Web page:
They sat in front of us at the Easter service today. I’ve seen them before.
Three adult children and two middle-aged parents who smile easily. He sat in the middle between his dark-haired brother and sister — I’m guessing all three are in their 20’s. He’s a bit shorter than the siblings he’s sandwiched between, with a thicker waist and rounder stature than they have. But he has his brother’s hairline and his sister’s smile.
He chuckled when his brother gave him a hard time and affectionately squeezed his shoulders. He peeked back when his mom subtly pointed out Kate to him with a warm grin (though I saw them all peeking).
There was nothing out of the ordinary while watching their family — except, perhaps, their radiant joy. It was noticeable. You could tell they enjoyed being together. You could tell that having a brother and a son with Down syndrome was both a big thing and yet, nothing at all. And while the choir sang Hallelujah, I felt tears welling in my eyes.
I was hoping to chat with the mother of that family after church today — but we were lost in the crowd as the congregation piled through doors to hug and take pictures and hurry home to honey ham and Cadbury creme eggs. But I am also sort of relieved that we’ll have to meet another day — today I probably would’ve been a bit weepy.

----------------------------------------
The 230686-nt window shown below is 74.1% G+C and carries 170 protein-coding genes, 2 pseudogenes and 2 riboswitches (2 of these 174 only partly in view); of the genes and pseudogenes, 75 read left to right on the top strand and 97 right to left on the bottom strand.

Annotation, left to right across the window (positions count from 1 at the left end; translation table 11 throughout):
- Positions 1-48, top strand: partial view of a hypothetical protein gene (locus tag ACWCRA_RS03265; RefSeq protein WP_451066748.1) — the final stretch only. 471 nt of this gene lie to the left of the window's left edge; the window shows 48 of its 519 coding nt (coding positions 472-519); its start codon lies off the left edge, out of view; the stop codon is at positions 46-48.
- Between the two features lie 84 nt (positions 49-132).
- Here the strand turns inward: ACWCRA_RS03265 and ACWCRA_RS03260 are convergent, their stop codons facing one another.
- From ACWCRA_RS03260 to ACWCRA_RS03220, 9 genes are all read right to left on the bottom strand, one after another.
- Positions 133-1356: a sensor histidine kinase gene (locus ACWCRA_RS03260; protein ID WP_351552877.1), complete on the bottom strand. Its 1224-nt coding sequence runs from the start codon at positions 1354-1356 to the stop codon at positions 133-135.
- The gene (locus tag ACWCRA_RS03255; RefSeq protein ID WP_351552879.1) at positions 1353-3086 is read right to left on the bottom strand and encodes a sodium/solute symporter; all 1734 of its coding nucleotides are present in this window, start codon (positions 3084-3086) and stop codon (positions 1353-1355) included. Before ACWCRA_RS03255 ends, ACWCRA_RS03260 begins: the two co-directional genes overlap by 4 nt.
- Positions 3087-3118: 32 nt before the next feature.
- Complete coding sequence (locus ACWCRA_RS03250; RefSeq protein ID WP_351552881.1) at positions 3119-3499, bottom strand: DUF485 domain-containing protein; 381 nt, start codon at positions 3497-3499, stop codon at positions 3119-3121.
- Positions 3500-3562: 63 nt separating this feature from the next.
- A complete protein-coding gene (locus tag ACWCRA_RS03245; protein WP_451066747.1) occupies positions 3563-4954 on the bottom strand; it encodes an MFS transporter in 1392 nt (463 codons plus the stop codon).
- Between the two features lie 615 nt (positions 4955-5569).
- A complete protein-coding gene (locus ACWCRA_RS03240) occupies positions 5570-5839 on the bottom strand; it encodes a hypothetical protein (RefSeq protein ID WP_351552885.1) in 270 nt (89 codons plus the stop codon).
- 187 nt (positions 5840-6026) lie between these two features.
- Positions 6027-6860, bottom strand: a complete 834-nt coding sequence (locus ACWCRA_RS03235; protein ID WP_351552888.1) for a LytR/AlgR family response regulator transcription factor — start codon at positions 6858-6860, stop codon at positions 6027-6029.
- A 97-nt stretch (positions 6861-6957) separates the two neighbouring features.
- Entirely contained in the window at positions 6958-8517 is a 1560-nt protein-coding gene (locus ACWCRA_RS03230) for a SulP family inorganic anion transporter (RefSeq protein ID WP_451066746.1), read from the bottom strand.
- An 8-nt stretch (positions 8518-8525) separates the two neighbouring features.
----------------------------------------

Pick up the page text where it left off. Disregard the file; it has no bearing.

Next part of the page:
Not because I’m discouraged that we share a bond of two mothers who have children of all abilities at our side — but rather, because I am so very grateful. I rejoice with a resounding Hallelujah that I know with a whole heart the truth that Archbishop Chaput spoke when he said:
“These children with disabilities are not a burden; they’re a priceless gift to all of us. They’re a doorway to the real meaning of our humanity. Whatever suffering we endure to welcome, protect, and ennoble these special children is worth it because they’re a pathway to real hope and real joy.”
And on this day where we sing and where we celebrate real hope and real joy in the realest sense of all, my heart is so very full.
“What hope we have, even in the longest night, for the light will overcome. We will not fear, for we know the sun will rise. Hallelujah is our song.” — Sarah Hart